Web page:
It is in the America sections of Bulawayo’s novel that the writer reaches her stride and her intense focus.  The story is one of loss, what the immigrant has to give up in order to survive in the United States.  There have been hints of this earlier, plus a rather direct statement from the author on the jacket of the book: “I am still shadowed by the sacrifices I made to get here.  The pain of adjustment not only made me smell my armpits and catch the fine whiff of my outsiderness, but also made me long for my country, even as President Mugabe was bringing Zimbabwe to its knees.  Those of us who give up our homelands live with quiet knowledge nestled in our blood like an incurable disease; even as we are here, we are tied to somewhere else.”

Darling misses her mother and the friends she played with in the street.  Phone calls are a constant reminder of the distance separating them.  But there is no cure for homesickness.  The United States isn’t exactly welcoming; she’s aware of her second-class status.  From every direction, she’s bombarded by American consumerism and pop culture.  In a Best Buy she picks up a DVD of Angelina Jolie, and she reflects that “she can go anywhere in the world and get a baby wherever she wants.  When I saw that she got that pretty little girl from Ethiopia, I was jealous; I wished she had come to my country when I was little and got me too.  I could be Darling Jolie-Pitt right now and living in a mansion and flying around in jets and everything.”

Finally, the novel becomes a profound commentary on the situation of all illegals in the United States, many of them trapped in situations where their visas have expired.  They are unable to go home because, if they do, they won’t be able to gain re-entry to the United States.  In America, many illegals stick to themselves, without assimilating, because they are so afraid of being discovered.  They live in the cracks.  Their jobs are not only the worst ones—but those that are the most dangerous.  She lists the terrible work-related accidents of a number of her friends and her own lowly jobs.  And for sickness, “We got sick but did not go to hospitals, could not go to hospitals.  We swallowed every pain like a bitter pill, drank every fear like a love potion, and we worked and worked.”  Perhaps worst of all, when their parents or members of their families back at home die, they can’t be present at the funerals.  Finally, there are no reasons to return home.  They have been here too long. The limbo here in America will last forever.  Besides, their children born here in the United States have new names—Western ones.  No more wonderful names like NoViolet or MoreBlessing.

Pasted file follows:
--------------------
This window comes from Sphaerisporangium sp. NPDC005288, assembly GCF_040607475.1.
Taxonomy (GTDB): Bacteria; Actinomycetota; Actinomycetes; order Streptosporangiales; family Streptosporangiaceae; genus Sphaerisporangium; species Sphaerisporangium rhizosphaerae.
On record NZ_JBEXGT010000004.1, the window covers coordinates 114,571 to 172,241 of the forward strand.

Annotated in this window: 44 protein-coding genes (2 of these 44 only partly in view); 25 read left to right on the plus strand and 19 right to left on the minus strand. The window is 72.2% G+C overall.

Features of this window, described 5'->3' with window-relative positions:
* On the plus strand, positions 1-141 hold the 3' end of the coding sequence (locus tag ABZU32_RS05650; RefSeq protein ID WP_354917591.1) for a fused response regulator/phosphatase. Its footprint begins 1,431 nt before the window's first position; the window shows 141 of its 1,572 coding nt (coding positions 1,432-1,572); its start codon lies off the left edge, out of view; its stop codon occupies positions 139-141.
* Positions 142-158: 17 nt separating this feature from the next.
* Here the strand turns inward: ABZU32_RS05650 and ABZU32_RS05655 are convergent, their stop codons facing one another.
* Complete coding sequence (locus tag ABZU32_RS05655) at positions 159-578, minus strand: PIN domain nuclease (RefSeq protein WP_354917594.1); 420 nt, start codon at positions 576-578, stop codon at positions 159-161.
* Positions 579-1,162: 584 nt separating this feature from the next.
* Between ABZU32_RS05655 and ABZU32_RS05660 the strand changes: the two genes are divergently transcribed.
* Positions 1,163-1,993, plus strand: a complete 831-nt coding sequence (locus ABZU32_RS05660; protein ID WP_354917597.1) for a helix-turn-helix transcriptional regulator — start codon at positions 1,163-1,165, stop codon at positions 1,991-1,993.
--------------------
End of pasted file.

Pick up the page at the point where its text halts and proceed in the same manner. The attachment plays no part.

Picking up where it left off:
The ending is as powerful as the earlier segue to the immigrant’s trappings here in the United States.  NoViolet’s We Need New Names slaps us in the face.  New names rarely evolve without a painful period of no names.

NoViolet Bulawayo: We Need New Names

Reagan Arthur/Little Brown, 304 pp., $27.99

Charles R. Larson is Emeritus Professor of Literature at American University, in Washington, D.C.  Email: clarson@american.edu.




Charles R. Larson is Emeritus Professor of Literature at American University, in Washington, D.C. Email = clarson@american.edu. Twitter @LarsonChuck.